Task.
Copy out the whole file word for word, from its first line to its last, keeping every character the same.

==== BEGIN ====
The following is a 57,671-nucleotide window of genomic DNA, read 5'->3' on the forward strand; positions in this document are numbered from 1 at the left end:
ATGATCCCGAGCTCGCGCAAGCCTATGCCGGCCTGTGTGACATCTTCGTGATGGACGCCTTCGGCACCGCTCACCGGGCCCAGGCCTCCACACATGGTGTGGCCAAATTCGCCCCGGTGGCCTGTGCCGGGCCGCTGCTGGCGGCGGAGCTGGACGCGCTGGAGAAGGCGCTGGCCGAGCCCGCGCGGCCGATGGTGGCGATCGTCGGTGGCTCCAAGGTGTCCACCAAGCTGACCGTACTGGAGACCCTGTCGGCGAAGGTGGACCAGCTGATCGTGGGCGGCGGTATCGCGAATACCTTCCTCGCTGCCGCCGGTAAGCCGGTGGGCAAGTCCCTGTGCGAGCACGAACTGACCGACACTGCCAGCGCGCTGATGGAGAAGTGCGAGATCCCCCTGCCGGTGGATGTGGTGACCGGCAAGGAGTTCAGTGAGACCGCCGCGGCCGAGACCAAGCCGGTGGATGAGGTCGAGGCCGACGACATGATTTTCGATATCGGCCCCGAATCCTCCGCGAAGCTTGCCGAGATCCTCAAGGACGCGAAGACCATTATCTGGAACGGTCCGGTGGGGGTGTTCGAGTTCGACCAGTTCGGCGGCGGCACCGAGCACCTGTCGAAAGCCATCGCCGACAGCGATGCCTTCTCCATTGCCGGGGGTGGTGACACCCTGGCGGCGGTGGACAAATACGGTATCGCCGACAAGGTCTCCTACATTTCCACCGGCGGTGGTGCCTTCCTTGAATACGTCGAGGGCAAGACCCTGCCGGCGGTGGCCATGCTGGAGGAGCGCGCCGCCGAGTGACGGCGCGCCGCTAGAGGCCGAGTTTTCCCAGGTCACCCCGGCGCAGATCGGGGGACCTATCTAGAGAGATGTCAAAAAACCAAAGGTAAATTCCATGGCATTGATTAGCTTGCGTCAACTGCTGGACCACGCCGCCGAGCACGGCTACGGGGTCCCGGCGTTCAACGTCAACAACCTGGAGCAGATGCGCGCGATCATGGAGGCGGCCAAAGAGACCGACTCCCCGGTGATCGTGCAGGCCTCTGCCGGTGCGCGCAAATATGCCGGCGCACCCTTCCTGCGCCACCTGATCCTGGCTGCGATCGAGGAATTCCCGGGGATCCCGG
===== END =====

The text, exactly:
The following is a 57,671-nucleotide window of genomic DNA, read 5'->3' on the forward strand; positions in this document are numbered from 1 at the left end:
ATGATCCCGAGCTCGCGCAAGCCTATGCCGGCCTGTGTGACATCTTCGTGATGGACGCCTTCGGCACCGCTCACCGGGCCCAGGCCTCCACACATGGTGTGGCCAAATTCGCCCCGGTGGCCTGTGCCGGGCCGCTGCTGGCGGCGGAGCTGGACGCGCTGGAGAAGGCGCTGGCCGAGCCCGCGCGGCCGATGGTGGCGATCGTCGGTGGCTCCAAGGTGTCCACCAAGCTGACCGTACTGGAGACCCTGTCGGCGAAGGTGGACCAGCTGATCGTGGGCGGCGGTATCGCGAATACCTTCCTCGCTGCCGCCGGTAAGCCGGTGGGCAAGTCCCTGTGCGAGCACGAACTGACCGACACTGCCAGCGCGCTGATGGAGAAGTGCGAGATCCCCCTGCCGGTGGATGTGGTGACCGGCAAGGAGTTCAGTGAGACCGCCGCGGCCGAGACCAAGCCGGTGGATGAGGTCGAGGCCGACGACATGATTTTCGATATCGGCCCCGAATCCTCCGCGAAGCTTGCCGAGATCCTCAAGGACGCGAAGACCATTATCTGGAACGGTCCGGTGGGGGTGTTCGAGTTCGACCAGTTCGGCGGCGGCACCGAGCACCTGTCGAAAGCCATCGCCGACAGCGATGCCTTCTCCATTGCCGGGGGTGGTGACACCCTGGCGGCGGTGGACAAATACGGTATCGCCGACAAGGTCTCCTACATTTCCACCGGCGGTGGTGCCTTCCTTGAATACGTCGAGGGCAAGACCCTGCCGGCGGTGGCCATGCTGGAGGAGCGCGCCGCCGAGTGACGGCGCGCCGCTAGAGGCCGAGTTTTCCCAGGTCACCCCGGCGCAGATCGGGGGACCTATCTAGAGAGATGTCAAAAAACCAAAGGTAAATTCCATGGCATTGATTAGCTTGCGTCAACTGCTGGACCACGCCGCCGAGCACGGCTACGGGGTCCCGGCGTTCAACGTCAACAACCTGGAGCAGATGCGCGCGATCATGGAGGCGGCCAAAGAGACCGACTCCCCGGTGATCGTGCAGGCCTCTGCCGGTGCGCGCAAATATGCCGGCGCACCCTTCCTGCGCCACCTGATCCTGGCTGCGATCGAGGAATTCCCGGGGATCCCGG